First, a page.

Power and blind conviction hardens the heart of Evariste Gamelin and changes him from a melodramatic artisan and a lover to a man who became a mere shell of his former self. Gamelin demonstrates this in one particular trial, in which he convicts a former aristocratic General as well as a poor old woman who demonstrated treacherous Royalist sentiments and he reasoned that she rightful deserved the justice of death as he reasoned in his own words, “ If reserved only for the aristocrats, the guillotine would have appeared to him as a sort of iniquitous privilege,” as a result of this, Gamelin was beginning to turn punishment into a religious and mystical ideal, to give it a virtue and merit of its own. In the end he truly believes that society owed its criminals their proper punishments as a right of the people. The novel Let the Gods Have Blood successfully shows the total change of characters by the French Revolution; in this case it is the character of Mesouir Evariste Gamelin, who was once an artist in training; later becoming one of the many men who were responsible for the deaths of the thousands of innocent French citizens. Gamelin is rather important in that it illustrates the gravity of the French Revolution and its deep rooted effects in the daily lives of French politics, government, and civilian life.


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Re: The Gods Will Have Blood
« Reply #1 on: August 28, 2008, 10:43:19 PM »
I highly recommend this book to those who are into the French Revolutionary time period.

The battle between Republicanism and authority of the citizen.
The battle of the guillotine and the Flag!

 

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Re: The Gods Will Have Blood
« Reply #2 on: January 15, 2009, 06:37:24 AM »
So, anyone have opinions on this book?

Where are the history and political science lovers out there?

Let us discuss this book..

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Re: The Gods Will Have Blood
« Reply #3 on: April 09, 2009, 01:02:23 AM »
Hello,

I have finished the book and your summary is spot on. I couldn't understand how the author explained this reign of terror and it's end.


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Re: The Gods Will Have Blood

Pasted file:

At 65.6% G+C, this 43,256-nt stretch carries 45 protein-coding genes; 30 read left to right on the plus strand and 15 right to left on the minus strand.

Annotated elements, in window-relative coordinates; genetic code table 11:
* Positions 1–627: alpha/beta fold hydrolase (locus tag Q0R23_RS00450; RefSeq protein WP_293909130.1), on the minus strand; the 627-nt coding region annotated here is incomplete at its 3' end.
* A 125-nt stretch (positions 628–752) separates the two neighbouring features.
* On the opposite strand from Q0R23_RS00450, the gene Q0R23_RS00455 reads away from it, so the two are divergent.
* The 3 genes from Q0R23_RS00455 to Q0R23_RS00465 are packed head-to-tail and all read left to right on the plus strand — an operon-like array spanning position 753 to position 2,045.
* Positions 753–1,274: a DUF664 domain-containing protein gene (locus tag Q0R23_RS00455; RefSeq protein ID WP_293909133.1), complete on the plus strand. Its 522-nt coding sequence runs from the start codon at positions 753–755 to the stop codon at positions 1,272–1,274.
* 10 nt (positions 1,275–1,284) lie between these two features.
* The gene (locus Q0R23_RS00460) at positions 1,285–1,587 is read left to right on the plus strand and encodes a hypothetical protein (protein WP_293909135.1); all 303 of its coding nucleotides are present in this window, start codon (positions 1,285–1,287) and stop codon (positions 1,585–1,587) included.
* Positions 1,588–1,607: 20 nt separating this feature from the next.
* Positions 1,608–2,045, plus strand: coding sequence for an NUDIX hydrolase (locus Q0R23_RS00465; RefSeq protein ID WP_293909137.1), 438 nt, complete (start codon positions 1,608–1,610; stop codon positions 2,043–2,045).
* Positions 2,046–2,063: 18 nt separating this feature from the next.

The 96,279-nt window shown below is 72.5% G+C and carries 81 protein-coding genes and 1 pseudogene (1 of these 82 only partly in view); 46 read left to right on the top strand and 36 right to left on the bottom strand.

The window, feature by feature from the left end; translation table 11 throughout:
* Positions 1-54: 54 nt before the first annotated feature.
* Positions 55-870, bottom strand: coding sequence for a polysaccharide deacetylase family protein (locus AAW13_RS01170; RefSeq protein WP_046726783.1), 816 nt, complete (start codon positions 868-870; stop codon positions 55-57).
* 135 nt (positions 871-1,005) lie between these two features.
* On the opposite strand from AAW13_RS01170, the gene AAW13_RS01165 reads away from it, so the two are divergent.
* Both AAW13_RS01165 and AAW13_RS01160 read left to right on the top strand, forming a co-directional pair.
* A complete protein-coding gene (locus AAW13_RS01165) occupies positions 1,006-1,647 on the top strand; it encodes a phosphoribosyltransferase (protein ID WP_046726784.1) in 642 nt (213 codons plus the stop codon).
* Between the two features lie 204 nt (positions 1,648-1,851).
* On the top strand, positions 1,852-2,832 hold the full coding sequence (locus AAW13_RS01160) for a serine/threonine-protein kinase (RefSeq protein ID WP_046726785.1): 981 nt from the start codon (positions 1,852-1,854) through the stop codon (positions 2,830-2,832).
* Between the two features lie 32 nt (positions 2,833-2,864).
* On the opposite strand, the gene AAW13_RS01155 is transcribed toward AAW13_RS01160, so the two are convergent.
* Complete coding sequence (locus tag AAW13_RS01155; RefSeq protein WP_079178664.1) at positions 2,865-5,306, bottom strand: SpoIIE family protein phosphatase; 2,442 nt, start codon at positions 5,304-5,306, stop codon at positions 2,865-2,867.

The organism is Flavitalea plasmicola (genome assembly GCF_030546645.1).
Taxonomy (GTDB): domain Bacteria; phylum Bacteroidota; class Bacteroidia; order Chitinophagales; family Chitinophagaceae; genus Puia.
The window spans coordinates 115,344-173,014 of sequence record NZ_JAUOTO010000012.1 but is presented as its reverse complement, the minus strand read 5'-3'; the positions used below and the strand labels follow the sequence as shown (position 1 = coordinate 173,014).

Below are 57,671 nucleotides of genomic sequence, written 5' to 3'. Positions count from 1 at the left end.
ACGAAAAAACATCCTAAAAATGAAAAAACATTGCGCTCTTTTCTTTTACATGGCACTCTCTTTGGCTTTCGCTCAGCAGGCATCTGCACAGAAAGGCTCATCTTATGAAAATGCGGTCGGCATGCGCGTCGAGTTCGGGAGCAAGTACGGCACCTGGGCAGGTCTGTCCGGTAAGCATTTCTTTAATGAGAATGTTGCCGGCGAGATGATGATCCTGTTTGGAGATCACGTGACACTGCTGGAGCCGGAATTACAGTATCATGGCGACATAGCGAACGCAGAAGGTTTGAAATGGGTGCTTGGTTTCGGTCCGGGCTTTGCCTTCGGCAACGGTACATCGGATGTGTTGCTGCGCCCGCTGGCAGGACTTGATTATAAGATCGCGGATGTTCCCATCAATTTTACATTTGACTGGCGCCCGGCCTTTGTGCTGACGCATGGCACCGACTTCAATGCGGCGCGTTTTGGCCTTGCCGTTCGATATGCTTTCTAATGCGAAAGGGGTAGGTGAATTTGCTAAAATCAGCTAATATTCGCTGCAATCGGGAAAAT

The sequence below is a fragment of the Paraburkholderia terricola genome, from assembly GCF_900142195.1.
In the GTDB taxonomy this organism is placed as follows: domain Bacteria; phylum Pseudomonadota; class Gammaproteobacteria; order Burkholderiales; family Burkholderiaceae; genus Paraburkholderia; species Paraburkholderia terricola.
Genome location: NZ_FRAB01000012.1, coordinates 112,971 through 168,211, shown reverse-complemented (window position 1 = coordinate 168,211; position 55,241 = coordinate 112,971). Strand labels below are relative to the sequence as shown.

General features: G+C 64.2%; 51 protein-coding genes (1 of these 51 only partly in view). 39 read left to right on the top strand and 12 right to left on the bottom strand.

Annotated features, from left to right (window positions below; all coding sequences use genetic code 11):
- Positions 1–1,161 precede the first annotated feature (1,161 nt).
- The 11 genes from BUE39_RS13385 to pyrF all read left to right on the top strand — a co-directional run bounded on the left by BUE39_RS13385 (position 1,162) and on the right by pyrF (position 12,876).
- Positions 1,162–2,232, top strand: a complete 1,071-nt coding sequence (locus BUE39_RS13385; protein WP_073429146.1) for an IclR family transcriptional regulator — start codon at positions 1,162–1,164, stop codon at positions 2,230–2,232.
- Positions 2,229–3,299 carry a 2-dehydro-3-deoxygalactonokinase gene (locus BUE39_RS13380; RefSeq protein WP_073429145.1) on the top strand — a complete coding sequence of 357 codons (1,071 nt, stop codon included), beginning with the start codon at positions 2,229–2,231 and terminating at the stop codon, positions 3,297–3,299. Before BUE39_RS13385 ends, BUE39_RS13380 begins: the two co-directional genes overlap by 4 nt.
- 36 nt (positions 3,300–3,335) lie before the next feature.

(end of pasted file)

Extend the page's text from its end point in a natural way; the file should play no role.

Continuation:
« Reply #4 on: April 09, 2009, 03:14:27 AM »

Anatole France's novel gives us, the readers and historians, the ability to analyze the situation in the ground during the height of the revolution, after the convention of 1791 and after the execution of His Imperial French Majesty, King Louis XVI, Her Imperial Majesty Queen Marie Antoinette and the rest of the French Honored Aristocracy.

What started with the aristocracy spiralled down to the commom man being convicted on the grounds of 'subversive thought' against the good of the Revolution.

We can see this in optimum when Maximilien Robespierre, himself, was convicted against the Revolution and sentenced to death by the Guillotine. The term 'Reign of Terror' was a symbolic reference in regards to the Guillotine and the mass executions immediately after the execution of French Monarchy.

The instability of the French Revolution, led to popular dissent, and paved the road for military men such as Napoleon Bonaparte, who would export French Revoluitonary ideals throughout the Absolute Monarchies of Europe; per se Spain, Netherlands, Belgium, The Prussian Empire, the Austrian-Hungarian Empire and the Russian Empire.

Ironically, the Reign of Terror would end when Napoloean, himself, crowned himself the Emperor of the French Empire and the French People.

Thereby betraying the very ideals of Revolutionary Republicanism. The very monarchy the Revolution repudiated, would be replaced for another.

Great book. It illustrates the liability of too much 'People's Power' and the necessity in having a secure and able government. Lest Anarchy subvert the entire nation, in the end that is what the 'Reign of Terror' was. Anarchy in the guise of revolutionary idealism in absence of a governmental body to check it.




Lorenzo,

eclipsepers0n

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Re: The Gods Will Have Blood
« Reply #5 on: April 09, 2009, 03:48:09 AM »
Hello,

Wow, I never knew that the Reign of Terror was a reference to the guillotine. Where you or are you a history major>??

Last but not least, in the past several decades historians of the French Revolution have increasingly studied how the revolutionaries sought to create an entirely new society, culture, economy and even people’s sense of identity.  How does A. France explore this attempt to create a new world and new selves in The Gods Will Have Blood ? 

Lorenzo

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Re: The Gods Will Have Blood
« Reply #6 on: April 09, 2009, 04:36:15 AM »
Eclipse,

I was a History and Biology Major in undergraduate. Presently, am a medical student in the USA.
Are you a history student as well? :)

As for your question, A. France's novel explores the attempt to a create a new world by implementing a coup de tat; the removal of the French Monarchy and the Aristocracy.

They implemented a Voltaire-Locke style solution. France's novelty gave us, the reader, a micro-macroscopic vantage point.